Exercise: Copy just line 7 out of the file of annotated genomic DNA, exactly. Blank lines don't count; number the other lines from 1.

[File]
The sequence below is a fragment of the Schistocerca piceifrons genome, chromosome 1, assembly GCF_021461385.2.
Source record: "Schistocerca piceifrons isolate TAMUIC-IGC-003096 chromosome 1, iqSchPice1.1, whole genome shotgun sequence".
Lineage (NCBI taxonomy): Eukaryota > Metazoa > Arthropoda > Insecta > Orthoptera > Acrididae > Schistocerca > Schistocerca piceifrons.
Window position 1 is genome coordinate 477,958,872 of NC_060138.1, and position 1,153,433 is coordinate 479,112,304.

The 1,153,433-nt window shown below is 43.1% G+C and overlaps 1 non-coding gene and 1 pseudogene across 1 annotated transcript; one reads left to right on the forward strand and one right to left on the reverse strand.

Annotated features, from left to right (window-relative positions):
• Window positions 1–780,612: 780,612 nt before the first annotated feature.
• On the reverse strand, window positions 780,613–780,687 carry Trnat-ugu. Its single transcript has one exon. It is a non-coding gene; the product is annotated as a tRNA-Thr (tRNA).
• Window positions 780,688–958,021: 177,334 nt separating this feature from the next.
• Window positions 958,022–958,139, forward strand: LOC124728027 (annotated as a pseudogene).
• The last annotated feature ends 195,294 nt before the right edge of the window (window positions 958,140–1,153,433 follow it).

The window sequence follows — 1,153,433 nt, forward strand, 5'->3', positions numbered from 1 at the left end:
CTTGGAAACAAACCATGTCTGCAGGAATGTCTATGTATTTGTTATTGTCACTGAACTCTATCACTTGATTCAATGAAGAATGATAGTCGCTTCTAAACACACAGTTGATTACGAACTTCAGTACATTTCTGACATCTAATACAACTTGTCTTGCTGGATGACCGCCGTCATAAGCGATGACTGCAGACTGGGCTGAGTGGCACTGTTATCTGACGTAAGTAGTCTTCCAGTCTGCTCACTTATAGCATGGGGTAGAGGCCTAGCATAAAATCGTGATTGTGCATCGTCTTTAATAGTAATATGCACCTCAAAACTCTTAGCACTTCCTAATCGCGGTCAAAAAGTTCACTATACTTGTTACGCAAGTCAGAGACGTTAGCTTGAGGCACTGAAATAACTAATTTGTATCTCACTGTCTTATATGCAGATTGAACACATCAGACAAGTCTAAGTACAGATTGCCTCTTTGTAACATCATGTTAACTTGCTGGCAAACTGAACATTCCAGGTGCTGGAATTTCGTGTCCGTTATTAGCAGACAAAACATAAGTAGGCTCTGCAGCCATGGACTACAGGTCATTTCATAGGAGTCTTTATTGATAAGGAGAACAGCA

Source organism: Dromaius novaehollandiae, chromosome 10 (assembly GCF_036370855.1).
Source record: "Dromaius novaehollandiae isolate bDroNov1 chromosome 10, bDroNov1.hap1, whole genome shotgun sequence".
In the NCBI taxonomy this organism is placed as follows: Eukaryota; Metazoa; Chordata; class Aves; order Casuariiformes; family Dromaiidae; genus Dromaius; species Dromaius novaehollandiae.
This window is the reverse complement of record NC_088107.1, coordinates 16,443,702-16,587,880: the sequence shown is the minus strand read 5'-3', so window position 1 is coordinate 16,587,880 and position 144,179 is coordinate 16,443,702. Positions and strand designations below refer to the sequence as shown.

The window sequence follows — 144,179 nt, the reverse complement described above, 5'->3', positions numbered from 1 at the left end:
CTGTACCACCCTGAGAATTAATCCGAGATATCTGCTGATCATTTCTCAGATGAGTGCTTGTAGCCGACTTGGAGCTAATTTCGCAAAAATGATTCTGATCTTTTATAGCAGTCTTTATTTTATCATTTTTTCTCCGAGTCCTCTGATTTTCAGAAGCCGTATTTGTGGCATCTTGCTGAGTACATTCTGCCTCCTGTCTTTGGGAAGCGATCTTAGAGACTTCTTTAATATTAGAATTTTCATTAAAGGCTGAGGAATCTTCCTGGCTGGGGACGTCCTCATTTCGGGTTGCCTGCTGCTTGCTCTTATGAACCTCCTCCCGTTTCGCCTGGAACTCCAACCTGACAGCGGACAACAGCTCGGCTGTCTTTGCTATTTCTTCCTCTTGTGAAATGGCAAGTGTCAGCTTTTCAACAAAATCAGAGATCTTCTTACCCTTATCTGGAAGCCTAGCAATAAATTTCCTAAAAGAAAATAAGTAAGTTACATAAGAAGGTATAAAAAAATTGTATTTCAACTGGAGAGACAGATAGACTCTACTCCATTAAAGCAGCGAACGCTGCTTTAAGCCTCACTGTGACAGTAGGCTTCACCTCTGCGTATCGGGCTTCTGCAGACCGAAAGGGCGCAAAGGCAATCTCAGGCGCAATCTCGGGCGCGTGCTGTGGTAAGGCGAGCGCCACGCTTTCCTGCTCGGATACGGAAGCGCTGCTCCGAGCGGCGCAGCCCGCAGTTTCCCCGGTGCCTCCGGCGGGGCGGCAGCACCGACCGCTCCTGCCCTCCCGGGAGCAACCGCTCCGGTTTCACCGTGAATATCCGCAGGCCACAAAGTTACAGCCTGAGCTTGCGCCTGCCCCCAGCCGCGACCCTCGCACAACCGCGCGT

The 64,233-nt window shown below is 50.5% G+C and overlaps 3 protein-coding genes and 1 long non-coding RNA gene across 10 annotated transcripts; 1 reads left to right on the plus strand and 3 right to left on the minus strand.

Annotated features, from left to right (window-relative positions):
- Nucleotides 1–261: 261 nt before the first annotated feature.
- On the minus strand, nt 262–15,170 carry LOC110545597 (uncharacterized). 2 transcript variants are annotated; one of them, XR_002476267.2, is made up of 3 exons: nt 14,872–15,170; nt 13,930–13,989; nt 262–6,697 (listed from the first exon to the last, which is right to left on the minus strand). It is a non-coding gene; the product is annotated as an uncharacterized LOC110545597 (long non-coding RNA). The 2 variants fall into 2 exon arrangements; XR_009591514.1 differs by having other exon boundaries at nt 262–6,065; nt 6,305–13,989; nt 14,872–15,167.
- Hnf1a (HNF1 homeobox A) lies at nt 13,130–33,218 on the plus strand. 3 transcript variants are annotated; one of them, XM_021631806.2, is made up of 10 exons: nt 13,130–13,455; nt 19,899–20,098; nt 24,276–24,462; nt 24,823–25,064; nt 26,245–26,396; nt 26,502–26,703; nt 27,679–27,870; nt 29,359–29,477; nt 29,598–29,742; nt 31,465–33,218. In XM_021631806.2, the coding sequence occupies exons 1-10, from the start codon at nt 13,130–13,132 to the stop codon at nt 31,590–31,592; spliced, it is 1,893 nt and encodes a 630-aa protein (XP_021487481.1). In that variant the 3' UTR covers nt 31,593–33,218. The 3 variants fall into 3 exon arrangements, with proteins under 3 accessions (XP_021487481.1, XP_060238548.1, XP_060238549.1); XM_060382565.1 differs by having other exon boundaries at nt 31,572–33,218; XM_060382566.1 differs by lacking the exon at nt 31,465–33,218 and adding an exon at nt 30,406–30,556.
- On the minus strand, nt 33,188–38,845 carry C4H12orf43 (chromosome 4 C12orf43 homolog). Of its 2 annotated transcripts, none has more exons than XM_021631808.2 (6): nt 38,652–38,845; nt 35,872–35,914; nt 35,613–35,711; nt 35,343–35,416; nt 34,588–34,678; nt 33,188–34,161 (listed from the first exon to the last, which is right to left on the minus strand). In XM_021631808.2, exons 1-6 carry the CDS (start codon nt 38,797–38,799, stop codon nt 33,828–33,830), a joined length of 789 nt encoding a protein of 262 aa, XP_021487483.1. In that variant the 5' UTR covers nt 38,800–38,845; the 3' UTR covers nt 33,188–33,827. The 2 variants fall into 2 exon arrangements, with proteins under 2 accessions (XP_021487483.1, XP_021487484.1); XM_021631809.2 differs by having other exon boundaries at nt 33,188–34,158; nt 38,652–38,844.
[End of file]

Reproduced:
• Window positions 1–780,612: 780,612 nt before the first annotated feature.